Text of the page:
Q.: So, does it mean you became a local celebrity, just like the characters of western comedies about young people?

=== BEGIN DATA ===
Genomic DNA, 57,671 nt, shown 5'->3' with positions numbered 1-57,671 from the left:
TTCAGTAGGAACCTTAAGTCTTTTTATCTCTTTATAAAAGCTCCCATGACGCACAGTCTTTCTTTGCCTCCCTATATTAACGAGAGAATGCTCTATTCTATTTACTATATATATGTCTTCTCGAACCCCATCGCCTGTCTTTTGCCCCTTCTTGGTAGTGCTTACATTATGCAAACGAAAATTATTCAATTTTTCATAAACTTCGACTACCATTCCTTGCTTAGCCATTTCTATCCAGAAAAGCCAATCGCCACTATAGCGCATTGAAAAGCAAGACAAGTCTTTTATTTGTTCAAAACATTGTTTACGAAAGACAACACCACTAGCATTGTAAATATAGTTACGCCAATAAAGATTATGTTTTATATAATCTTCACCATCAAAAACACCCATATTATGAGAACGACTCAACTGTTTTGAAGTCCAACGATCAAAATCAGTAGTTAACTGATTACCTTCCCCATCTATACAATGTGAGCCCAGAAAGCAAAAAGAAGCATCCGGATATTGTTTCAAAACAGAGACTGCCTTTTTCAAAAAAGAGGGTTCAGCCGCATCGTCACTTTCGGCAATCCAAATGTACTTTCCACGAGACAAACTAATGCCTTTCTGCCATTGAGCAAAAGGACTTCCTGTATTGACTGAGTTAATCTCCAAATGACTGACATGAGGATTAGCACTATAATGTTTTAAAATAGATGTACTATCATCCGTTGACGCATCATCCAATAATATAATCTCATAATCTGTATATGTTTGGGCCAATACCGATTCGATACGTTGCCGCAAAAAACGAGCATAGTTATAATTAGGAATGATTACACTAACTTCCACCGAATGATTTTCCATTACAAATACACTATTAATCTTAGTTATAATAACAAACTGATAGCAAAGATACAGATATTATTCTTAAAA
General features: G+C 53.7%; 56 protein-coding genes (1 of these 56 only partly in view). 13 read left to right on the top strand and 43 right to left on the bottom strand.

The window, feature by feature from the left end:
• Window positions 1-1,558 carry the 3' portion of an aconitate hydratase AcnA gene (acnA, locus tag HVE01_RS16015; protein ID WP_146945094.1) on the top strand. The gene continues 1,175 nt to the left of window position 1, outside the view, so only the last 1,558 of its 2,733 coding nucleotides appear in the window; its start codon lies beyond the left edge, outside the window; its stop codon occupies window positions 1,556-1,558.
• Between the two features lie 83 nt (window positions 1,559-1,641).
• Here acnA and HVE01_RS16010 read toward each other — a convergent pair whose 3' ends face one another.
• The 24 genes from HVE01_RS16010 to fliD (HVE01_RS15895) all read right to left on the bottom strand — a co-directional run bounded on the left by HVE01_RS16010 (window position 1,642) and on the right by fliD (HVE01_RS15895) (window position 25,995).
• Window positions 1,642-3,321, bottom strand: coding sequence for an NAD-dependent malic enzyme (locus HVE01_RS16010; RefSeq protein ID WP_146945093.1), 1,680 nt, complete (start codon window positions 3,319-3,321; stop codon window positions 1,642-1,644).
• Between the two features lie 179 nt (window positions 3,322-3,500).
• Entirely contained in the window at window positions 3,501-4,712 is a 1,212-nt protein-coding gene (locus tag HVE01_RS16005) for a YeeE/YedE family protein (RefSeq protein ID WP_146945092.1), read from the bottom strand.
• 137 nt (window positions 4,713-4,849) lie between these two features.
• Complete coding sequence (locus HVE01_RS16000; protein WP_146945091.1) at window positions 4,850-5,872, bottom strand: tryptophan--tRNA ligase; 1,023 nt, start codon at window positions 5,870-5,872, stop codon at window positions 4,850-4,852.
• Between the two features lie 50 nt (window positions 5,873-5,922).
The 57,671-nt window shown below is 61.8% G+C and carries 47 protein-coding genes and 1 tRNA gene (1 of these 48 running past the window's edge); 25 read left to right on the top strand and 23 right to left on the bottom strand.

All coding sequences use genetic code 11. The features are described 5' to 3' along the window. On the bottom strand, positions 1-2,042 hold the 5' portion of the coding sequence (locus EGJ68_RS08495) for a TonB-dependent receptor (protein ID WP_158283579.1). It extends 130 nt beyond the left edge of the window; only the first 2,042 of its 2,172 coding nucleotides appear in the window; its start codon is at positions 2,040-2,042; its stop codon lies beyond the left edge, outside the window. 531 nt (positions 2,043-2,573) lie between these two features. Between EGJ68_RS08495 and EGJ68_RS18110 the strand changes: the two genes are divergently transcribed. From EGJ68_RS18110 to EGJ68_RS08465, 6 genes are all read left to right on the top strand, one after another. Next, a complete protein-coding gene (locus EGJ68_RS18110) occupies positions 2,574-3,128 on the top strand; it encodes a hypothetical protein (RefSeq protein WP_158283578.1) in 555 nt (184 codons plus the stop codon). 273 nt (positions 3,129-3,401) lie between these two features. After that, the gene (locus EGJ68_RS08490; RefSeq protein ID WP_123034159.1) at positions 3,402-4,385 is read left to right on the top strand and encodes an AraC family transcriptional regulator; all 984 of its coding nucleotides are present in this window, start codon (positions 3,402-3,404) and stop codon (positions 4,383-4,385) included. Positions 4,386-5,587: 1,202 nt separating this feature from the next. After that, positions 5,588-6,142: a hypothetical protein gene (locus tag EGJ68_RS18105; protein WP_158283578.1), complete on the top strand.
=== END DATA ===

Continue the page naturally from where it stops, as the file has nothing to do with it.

A.: You can say that, yes, although the story resembles an action movie and not a comedy. [Laughs.] A record was made in my labor records book that I was appointed a Sviblovo student residence hall logistics manager. I am a responsible person. Volens nolens, I soon became an assistant and a helper of many young people we called kids who came to study in a huge, unfamiliar and unfriendly city from small towns and villages. As you know, even today the University teaching staff members and senior students often affectionately call the first-year students kids. They help them in every way, support them and try to warn them against the big city risks. If we speak about the Sviblovo district of that period, we can say for sure the guys had good reasons to be on alert. That district used to be a suburban village. It was notorious for the roughnecks who lived there. It lacked public services and utilities. I became a celebrity, as you put it, after an incident that occurred one night. A few University girls met young men who came to their student residence hall rooms and did not want to leave the rooms after 11 PM. Kuznechik and I had to help the student who was on duty that day. We tried to persuade the guests to leave the rooms. The talks resulted in bruises and hematomas on our faces and bodies, my knocked out tooth and my cut lip. We were skinny and we were poor fighters. What we had for sure was the fighter's spirit; we had more than enough of it. [Laughs.] Quite unexpectedly, the fight became politically motivated. At a meeting, Lyudmila Uspenskaya, an instructor at the Department of History, suddenly said that the night hooligans were representatives of the KGB of the USSR, the most powerful organization of that time, and that the incident was part of the Stalinist policy of intimidation. We cannot know for sure what she meant by it, we do not know whether it was true, but the rumors had been circulating for a long time, and my friends and I were virtually considered to be heroes who had the gut to fight against the tyranny. We were no heroes, we just wanted to stand up for the girls, although it was not absolutely clear whether the girls were glad we had stood up for them. Now I don't think it was a wise decision made by Kuznechik and me to fight against five strong guys with sports background. [Smiles.] I am sure that a famous singer was among those guys. He was famous in that period, too. The next period of my life at the University is connected with Vladimir Shcherbakov. He headed the Moscow Institute of Finance from 1953 to 1985. I owe him a lot. He helped me stay in Moscow, he helped me get a sixth sense about knowing if a person was good or bad and he also helped me get a Soviet 'penthouse'.